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New fleet of hybrid buses to be on Dublin and Galway roads by New Year

The first ten of 100 double-deck electric hybrid buses were launched today.

Minister of State, Hildegarde Naughton TD,Anne Graham, CEO of the NTA,Stephen Kent, CEO, Bus Éireann and Ray Coyne, CEO, Dublin Bus.
Minister of State, Hildegarde Naughton TD,Anne Graham, CEO of the NTA,Stephen Kent, CEO, Bus Éireann and Ray Coyne, CEO, Dublin Bus.

THE NATIONAL TRANSPORT Authority has announced the arrival of the first ten of 100 double-deck electric hybrid buses.

The new buses, which are destined for use in Dublin by Dublin Bus and in Galway by Bus Éireann, will enter service early in the New Year.

When on the road, Dublin Bus will use their initial allocation of buses on routes 4, 122, 123 and 140, while Bus Éireann will use theirs to commence the conversion of Galway city routes to hybrid bus operation. 

The ten buses arriving today are part of the NTA’s initial order of 100 74 ADL Enviro 400 Extended Range (ER) hybrid buses – meeting the requirements of the EU’s Clean Vehicles Directive - from Scottish manufacturer Alexander Dennis Limited. 

According to the manufacturer, Enviro400ER double-decker buses are capable of running in zero tailpipe emission mode for a distance of at least two and a half kilometres, given it utilises a 32kWh next-generation lithium-ion battery energy storage system that can be charged externally via a plug-in connection.


At today’s launch, the NTA said the purchase and introduction of these buses represent a significant step forward in the transition to a low and zero-emission urban public bus fleet, as outlined in the Government’s Project Ireland 2040 and Climate Action Plan.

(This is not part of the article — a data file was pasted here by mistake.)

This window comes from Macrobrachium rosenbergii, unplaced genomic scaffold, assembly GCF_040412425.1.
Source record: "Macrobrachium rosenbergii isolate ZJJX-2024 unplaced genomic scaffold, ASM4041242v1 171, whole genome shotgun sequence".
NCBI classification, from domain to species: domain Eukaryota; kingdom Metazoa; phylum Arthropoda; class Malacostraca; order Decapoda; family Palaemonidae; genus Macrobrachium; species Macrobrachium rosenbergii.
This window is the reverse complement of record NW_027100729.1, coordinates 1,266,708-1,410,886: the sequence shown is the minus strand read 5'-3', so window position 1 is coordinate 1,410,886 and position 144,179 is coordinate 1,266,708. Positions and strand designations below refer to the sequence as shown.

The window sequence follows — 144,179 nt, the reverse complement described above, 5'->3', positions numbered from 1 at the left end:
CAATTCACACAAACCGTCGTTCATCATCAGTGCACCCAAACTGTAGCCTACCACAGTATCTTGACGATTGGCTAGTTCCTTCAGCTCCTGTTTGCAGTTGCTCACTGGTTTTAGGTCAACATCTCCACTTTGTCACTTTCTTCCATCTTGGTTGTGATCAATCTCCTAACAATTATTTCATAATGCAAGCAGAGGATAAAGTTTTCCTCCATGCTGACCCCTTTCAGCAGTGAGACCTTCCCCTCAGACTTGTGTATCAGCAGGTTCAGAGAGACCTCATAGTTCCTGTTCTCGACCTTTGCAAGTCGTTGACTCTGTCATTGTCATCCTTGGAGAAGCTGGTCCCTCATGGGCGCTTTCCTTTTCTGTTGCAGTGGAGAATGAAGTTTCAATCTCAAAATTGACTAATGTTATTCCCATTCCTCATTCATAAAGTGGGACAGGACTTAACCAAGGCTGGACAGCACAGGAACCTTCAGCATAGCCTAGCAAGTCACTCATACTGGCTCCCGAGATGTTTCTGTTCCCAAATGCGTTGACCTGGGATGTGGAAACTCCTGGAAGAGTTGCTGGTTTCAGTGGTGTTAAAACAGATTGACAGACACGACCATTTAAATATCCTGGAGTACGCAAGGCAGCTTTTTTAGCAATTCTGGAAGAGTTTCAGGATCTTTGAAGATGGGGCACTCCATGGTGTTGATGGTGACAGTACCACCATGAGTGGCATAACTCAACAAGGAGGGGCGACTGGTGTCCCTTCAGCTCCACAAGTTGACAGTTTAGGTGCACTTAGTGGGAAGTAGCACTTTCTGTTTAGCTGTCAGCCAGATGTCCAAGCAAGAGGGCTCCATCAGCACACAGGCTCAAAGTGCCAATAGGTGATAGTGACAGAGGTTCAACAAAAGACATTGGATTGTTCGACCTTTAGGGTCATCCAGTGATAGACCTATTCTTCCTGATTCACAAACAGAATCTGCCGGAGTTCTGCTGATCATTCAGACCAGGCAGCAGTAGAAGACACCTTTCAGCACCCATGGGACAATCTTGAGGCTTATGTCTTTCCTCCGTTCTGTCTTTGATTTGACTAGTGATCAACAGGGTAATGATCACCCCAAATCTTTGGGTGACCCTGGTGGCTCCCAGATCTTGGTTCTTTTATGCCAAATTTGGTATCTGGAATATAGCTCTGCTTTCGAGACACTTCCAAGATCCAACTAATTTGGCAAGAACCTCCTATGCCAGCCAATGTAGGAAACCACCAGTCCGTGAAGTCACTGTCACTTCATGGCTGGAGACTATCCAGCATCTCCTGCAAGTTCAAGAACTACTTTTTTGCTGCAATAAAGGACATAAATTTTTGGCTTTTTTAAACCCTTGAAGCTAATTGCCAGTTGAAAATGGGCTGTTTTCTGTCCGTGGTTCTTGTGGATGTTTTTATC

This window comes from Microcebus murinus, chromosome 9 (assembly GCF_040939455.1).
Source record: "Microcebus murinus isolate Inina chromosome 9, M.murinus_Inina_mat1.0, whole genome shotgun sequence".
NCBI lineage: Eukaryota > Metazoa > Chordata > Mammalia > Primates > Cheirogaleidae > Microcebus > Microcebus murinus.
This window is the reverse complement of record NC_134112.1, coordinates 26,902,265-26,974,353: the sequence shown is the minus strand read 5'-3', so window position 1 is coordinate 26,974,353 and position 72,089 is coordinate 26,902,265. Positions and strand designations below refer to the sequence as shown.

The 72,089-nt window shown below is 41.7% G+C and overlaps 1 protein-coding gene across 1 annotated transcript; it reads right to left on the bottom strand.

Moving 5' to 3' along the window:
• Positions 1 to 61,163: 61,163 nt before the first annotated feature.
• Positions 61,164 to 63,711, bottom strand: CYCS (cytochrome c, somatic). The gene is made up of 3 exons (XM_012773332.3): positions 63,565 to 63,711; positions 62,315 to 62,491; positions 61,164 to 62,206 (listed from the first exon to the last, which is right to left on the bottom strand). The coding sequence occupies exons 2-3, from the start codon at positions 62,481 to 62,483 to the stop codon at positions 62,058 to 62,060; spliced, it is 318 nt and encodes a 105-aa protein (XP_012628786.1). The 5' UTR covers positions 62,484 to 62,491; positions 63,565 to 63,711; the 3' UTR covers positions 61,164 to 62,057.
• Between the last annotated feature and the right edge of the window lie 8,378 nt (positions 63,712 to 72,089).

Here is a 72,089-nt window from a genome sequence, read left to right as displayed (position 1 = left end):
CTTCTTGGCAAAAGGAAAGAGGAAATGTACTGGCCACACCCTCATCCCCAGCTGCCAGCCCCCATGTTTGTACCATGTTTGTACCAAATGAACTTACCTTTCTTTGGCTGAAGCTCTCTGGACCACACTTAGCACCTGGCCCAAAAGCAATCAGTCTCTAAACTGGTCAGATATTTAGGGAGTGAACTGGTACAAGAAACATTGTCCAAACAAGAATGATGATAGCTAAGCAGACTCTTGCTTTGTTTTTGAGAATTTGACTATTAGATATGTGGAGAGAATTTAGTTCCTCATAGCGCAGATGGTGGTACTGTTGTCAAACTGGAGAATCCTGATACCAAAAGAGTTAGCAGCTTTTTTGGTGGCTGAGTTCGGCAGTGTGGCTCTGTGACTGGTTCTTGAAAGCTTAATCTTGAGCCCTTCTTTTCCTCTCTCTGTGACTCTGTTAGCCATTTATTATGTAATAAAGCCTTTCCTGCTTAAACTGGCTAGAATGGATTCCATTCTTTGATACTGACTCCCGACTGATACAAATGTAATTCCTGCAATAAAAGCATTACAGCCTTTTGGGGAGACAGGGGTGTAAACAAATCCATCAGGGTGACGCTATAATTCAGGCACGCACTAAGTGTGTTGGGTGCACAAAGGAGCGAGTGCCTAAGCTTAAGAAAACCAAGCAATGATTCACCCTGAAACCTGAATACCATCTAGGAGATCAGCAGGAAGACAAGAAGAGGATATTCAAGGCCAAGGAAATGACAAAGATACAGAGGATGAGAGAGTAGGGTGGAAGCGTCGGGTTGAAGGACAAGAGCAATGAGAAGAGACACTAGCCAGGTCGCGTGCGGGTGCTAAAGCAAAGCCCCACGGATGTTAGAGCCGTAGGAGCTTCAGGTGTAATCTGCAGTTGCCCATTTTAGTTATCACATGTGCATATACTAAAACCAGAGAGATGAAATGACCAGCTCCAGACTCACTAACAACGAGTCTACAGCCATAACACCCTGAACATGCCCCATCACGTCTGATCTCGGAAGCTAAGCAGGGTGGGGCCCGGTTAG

“The NTA is committed to the transition to zero and low emission public transport vehicles, and with these new ADL buses, we are taking a significant step towards a more sustainable bus fleet,” Anne Graham, NTA Chief Executive Officer said. 

“These vehicles will also add some badly-needed extra capacity to our city fleets in Dublin and Galway. While public transport passenger numbers have fallen as a result of Covid 19 restrictions this year, we believe that they will return to something approaching pre-pandemic within the next 18 to 24 months.”

She added that further investments will be made in capacity as passenger numbers pick up across its services.

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Minister of State at the Department of Climate Action and Transport, Hildegarde Naughton, said: “We have committed to no longer buying diesel-only urban buses for our public transport services as part of our efforts to decarbonise the transport sector.

“These will be the most fuel-efficient buses in the national fleet, but as well as that, they are capable of zero-emissions running for sections of their journeys, which when utilised will be a great improvement for our urban air quality.

The transport sector in Ireland is one of the largest contributors to climate-warming greenhouse gas (GHG) emissions in the country.

According to the Environmental Protection Agency (EPA), in 2019 just over 20% of Ireland’s GHG emissions came from the transport sector, making it the second-largest contributor behind agriculture (35.3%).

The biggest emitter in terms of transport is the private car, with over half of all our emissions coming from cars.

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Adam Daly

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